[PW] Dairy publications from 1939 (I need all the help I can get)

John Cowan cowan at ccil.org
Tue Jul 2 07:26:33 PDT 2019

On Tue, Jul 2, 2019 at 3:06 AM Casey Roberson <CASEY.ROBERSON at uga.edu>

I got a reference question a couple of weeks ago from Mort Walker (creator
> of Beetle Bailey)'s old assistant, who himself is a comics historian.

Wow, what a saga.  I can't actually help, but a few comments:

> He had a comic strip in his local paper at the age of 13, but even three
> years later, landing a regular strip in a trade publication in another
> state still seems like too unlikely an accomplishment.

It doesn't seem so unlikely to me.  A syndicate wouldn't touch a cartoon
written by a teenager who can't be held to a contract, but if Walker wrote
to the editor directly, enclosing some samples, and the strips tickled the
editor's funnybone, he might well have bought them and asked for more.  It
probably wouldn't have occurred to him to ask about the cartoonist's age.
This is still more or less what happens at the New Yorker, though the odds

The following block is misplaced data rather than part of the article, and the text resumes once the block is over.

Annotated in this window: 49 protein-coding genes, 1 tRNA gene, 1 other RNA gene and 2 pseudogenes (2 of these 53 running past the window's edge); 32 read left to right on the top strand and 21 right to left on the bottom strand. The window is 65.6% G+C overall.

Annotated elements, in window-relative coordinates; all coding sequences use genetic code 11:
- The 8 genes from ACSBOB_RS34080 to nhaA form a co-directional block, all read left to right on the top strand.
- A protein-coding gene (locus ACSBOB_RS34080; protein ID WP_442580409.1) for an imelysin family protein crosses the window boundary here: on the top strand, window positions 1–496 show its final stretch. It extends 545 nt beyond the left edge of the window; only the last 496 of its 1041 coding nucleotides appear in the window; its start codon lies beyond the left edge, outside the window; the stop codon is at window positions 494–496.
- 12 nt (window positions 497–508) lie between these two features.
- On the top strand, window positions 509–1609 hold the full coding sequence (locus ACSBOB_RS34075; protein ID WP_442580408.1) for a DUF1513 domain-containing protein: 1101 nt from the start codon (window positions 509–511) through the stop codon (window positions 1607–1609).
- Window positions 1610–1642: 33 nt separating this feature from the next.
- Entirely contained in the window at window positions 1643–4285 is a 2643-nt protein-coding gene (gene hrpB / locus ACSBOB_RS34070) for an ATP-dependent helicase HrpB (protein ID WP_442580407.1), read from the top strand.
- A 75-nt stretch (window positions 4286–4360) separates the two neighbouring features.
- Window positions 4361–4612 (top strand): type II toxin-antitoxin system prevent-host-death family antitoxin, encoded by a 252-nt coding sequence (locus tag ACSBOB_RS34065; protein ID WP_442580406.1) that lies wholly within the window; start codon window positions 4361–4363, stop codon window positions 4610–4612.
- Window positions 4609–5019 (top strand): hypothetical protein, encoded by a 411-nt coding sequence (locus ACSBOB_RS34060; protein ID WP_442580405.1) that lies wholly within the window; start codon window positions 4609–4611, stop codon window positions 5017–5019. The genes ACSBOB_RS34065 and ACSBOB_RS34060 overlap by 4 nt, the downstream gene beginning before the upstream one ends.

of an unknown beating a regular or even irregular contributor for one of
the 15-20 slots per week are very small.  But that's the New Yorker, not
whatever-it-was published in (by NYC standards) the sticks.  I bet
over-the-transom buying was far more common in 1939: certainly many
general-interest (eheu fugaces!) and specialized magazines did so for many
of the articles and stories they ran.

One obituary for Mort Walker, in The Comics Journal, says that he worked
> "as staff cartoonist on a dairy company publication".

The difference between being a regular contributor (especially if you are
the only contributor) and being on staff might seem small to an overworked
obit writer, who most likely had no books to consult when he actually wrote
it (in advance, generally, with rare updates) and no time to do so anyway.
Grievous errors in obits are almost a tradition.

John Cowan          http://vrici.lojban.org/~cowan        cowan at ccil.org
The first thing you learn in a lawin' family is that there ain't
no definite answers to anything.  --Calpurnia in To Kill A Mockingbird

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